Miss Information: How do I tell my date about my mental illness?

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I've struggled with severe depression since my teens. How do I handle dropping a bomb like a chronic psychological issue?

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Dear Miss Information,

I am a mid-20s woman. I have struggled with severe depression since my teens. Three years ago, my parents burst into my apartment because I wasn’t answering their calls, and they found me sobbing on the floor. It was horrible. Long story short, stuff happened, and they took me back home (to a smaller town a few states over) and I started having to really intensively deal with my depression. I was unemployed and in and out of the hospital and on and off of suicide watches. It was really, really hard.

It’s been three years. I’ve been on medications, had more therapy than I can count, changed my diet and lifestyle and all of that, and am now ready to date again. I’m on several sites and I’ve been on a few first dates. All of that seems to be going pretty well. The problem is, I’m really afraid my “crazy” will show through and I’ll scare these guys off, or, worse, that we’ll get really involved and somehow I’ll have to tell him I’m crazy (or I’ll actually turn unstable again) and he’ll freak out and leave.

I’m really stable though. I’ve been working with my therapist and I’m in a much better place now than I ever was before when I was dating all sorts of self-loathers and musicians and bad artists. But how do I handle dropping a bomb like a chronic psychological issue that will definitely affect him if he decides to stick around? And how do I explain that I don’t need him to try to fix or save me?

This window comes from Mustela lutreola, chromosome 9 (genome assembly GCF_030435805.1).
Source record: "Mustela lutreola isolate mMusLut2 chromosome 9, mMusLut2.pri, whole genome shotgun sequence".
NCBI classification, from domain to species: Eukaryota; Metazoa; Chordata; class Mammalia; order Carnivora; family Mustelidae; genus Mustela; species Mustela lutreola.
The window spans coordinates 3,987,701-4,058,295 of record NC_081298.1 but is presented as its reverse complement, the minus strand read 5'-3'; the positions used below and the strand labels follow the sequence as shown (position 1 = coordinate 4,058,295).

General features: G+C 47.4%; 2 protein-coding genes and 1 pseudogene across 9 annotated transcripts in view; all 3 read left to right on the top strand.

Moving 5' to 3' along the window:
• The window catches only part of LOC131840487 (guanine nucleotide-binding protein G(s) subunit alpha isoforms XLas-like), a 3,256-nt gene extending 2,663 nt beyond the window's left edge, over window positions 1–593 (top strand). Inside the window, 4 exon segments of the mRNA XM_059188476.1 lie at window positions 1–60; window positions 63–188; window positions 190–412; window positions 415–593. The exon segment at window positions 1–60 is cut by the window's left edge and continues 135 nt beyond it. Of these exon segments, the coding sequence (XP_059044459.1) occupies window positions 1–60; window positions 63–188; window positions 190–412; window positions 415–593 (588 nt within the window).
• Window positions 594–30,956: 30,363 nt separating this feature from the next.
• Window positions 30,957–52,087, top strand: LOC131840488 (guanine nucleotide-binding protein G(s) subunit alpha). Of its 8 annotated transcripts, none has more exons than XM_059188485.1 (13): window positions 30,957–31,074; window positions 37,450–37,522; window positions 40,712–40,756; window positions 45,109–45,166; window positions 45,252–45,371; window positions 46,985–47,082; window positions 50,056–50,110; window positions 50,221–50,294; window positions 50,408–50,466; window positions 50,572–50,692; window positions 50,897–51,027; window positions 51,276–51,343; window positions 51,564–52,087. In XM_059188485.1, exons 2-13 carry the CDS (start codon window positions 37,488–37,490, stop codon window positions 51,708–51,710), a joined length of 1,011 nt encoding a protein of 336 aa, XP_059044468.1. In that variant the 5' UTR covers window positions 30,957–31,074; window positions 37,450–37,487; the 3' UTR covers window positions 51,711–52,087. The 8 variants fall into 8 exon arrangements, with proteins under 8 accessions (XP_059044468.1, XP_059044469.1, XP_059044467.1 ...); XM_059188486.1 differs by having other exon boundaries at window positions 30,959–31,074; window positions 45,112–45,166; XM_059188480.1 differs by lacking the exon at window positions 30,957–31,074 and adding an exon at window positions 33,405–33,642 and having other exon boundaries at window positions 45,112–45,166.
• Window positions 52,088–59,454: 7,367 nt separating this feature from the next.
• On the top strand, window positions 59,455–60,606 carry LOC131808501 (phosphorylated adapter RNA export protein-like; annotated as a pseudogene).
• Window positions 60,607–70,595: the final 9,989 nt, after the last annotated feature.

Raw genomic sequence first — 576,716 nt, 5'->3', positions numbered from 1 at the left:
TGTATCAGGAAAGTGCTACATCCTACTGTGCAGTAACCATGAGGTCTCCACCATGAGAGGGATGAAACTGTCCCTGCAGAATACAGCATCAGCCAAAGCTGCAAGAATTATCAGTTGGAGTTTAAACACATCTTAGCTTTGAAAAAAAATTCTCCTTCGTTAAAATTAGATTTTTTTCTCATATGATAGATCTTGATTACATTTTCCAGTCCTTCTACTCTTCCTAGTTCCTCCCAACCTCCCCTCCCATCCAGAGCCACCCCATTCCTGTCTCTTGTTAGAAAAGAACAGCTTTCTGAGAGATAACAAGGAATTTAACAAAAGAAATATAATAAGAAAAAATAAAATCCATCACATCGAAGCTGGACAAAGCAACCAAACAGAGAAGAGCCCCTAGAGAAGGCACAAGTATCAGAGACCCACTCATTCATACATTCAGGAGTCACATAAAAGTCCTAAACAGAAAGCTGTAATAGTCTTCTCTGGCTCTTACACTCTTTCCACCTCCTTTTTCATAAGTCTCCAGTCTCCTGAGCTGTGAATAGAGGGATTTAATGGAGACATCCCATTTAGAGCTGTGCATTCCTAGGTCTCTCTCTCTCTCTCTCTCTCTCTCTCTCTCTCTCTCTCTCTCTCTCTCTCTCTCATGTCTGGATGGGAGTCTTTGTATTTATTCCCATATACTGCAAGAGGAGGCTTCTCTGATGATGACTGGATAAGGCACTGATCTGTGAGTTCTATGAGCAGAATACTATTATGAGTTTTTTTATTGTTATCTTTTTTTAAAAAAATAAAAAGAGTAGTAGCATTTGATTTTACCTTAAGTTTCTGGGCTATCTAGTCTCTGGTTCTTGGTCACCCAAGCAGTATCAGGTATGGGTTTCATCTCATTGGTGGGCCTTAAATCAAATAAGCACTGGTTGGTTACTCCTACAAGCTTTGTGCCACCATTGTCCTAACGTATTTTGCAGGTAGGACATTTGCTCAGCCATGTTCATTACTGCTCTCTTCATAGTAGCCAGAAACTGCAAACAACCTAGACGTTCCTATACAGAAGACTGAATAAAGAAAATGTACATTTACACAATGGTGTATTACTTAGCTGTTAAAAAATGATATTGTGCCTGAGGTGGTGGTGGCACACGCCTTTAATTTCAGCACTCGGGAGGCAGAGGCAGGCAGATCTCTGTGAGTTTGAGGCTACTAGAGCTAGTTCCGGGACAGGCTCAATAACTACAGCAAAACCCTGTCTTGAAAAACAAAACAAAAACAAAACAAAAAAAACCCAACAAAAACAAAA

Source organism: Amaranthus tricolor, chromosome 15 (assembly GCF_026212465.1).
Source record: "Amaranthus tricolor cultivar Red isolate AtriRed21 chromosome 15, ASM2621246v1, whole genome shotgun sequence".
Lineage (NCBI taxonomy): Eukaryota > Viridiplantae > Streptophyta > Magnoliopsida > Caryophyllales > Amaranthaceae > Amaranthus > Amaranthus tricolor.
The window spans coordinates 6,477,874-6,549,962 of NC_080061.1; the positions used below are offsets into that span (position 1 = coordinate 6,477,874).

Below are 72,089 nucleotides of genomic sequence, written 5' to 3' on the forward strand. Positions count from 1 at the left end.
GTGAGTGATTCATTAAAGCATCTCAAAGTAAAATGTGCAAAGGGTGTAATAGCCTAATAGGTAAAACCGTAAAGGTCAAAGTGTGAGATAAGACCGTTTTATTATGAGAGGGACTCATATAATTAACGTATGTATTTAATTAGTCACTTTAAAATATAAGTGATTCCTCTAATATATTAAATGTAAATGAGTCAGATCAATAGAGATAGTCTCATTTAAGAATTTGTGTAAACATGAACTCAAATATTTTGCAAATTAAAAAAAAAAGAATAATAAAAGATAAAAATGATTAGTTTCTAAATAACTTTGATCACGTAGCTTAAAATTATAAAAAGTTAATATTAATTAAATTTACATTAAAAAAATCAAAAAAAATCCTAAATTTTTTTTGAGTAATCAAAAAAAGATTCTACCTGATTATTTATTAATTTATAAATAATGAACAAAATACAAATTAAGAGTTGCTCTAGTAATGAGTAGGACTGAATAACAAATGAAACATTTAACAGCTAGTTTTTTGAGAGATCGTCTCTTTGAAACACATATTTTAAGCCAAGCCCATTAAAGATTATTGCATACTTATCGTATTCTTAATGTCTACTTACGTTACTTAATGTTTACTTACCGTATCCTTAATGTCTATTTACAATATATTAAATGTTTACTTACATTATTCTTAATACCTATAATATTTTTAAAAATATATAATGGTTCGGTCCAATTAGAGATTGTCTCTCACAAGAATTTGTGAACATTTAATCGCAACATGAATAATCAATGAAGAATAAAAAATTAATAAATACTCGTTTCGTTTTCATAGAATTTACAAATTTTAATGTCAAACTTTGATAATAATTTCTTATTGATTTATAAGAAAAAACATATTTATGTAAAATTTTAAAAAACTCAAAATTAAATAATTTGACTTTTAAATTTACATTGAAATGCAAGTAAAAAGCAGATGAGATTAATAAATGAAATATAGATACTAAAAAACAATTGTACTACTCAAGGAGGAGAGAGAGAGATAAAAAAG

–Back in the Pool

Dear Back in the Pool:

First, major congratulations on your continued recovery. You’ve had to stare down more demons in the first third of your life than many people ever do! Print that on a wordy, wordy T-shirt. Your hard work should be a point of pride for you, not of apology.

But since Internet dating puts us in touch with such a wide assortment of people (some of which will be, well, “bad artists”) why not prepare for the worst? Let’s say these are possible outcomes, in descending order of desirability:

“Oh, I’m so sorry to hear that. I can identify because something similar happened to my sister/my godfather/me.”

“I’m so sorry to hear that. Is it still something you deal with? Meaningful, thoughtful follow-up questions?”

“Oh. How ‘bout this weather we’re having?”

“I saw ‘Girl Interrupted’ so I’m an expert on lady psychology. I’m outta here and you owe me $1.50 for your McNuggets.”

See? No matter which way the conversation goes, it will definitely be informative. When you (carefully) expose points of vulnerability, you learn—fast—whether your date can keep up.

I’m not saying you should launch into the nitty-gritty of your drugs’ digestive side effects or your thoughts on self-healing with magnets. Start lightly: “I love living here, but I just moved back. I was home for awhile dealing with some depression. It suuuuucked, but if you have any questions about Bravo’s daytime TV programming, I’m your girl.” Your tone will be able to convey far better than your words that you are not looking for a savior, and that you’re doing very well. Most guys should respect that.

I know it sounds flippant, but it’s true: if your date can’t handle hearing about the struggles that forged your character, then he isn’t going to be able to handle much. The temporary sting of being rejected early on will be so much easier than the discomfort of hiding your condition for months or years, or of someday being in a fragile position and having his support fall through.

Also, Back in the Pool, don’t lose sight of the fact that more people have hidden adversity than you might expect. (After all—your dates wouldn’t know this about you if you didn’t tell them, right?) Keep an open mind–a few of these guys might really surprise you.